Functional programming

In the last year Functional Programming is the topic that devs are talking about. Many functional languages are becoming popular (Scala, F#, Clojure, Elixir and someone is starting to say that functional programming will be the next big thing. As usual as a curious guy I started to study the fundamentals and theories behind functional programming and I must admit that most of the time we are using the wrong language to resolve our daily problems.

Object Oriented Languages is useful when you have a state to persist (as in a GUI application) but in other cases you don’t need it. Consider a web app. The server side could be just a series of functions that respond to the HTTP commands that arrives from the clients.

Functional programming is about writing programs that are a built as a set of functions that calls each others. Well actually this definition doesn’t made justice, functions must be pure and data must be immutable so consider this is a rough description. :-)

The main points are that you cannot preserve the state and that the functions cannot modify arguments. This means that you can call the function whatever times you want and the function will return always the same result without affecting the state.

This also mean that the execution model is simplyfied and the computer (the compiler/runner) have just to substitute the functions with their result to execute the program. So the implementation of the compilers and interpreters is quite easier.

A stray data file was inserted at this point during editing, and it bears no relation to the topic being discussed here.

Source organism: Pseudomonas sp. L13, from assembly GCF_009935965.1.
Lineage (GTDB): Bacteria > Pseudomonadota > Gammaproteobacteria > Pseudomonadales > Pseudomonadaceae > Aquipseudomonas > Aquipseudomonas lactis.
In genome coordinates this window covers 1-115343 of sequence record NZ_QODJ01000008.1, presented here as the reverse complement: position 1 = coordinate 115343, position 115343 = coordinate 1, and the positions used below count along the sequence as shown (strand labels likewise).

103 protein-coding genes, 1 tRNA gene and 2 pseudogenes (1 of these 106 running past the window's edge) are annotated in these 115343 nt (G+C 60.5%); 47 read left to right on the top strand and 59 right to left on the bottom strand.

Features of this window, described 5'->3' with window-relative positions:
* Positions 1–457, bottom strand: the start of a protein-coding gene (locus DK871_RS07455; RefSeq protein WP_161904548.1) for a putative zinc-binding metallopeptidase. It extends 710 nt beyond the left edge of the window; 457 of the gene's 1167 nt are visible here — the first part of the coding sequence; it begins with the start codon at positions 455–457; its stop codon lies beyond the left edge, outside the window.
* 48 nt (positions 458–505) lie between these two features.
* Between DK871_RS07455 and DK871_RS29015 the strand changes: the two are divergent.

With object oriented programming the evaluation is much more complicated, since the executor must take care of the state to be able to execute the program. In second instance writing imperatives programs is more difficult since often you must take care of the order of the assignments.

Consider this simple example of a program that calculates the factorial of a given number:

defmodule ImperativeFactorial do
  def factorial(n) do
    iter(n, 1, 1)

  def iter(n, counter, product) do
    if counter > n do
      product = counter * product
      counter = counter + 1
      iter(n, counter, product)

This implementation is very imperative and use two variables to store the state (product, counter) between iterations. It works but if we swap the order of the two assignment the result will be wrong:

counter = counter + 1 
product = counter * product

Functional programming avoid these flaws because it doesn’t store state. A possible implementation in Elixir is:

defmodule Factorial do
  def iter(0), do: 1
  def iter(n) when n > 0 do
    n * iter(n-1)

Apart the fact that is a lot simpler and short it doesn’t have the pitfall of the previous implementation.

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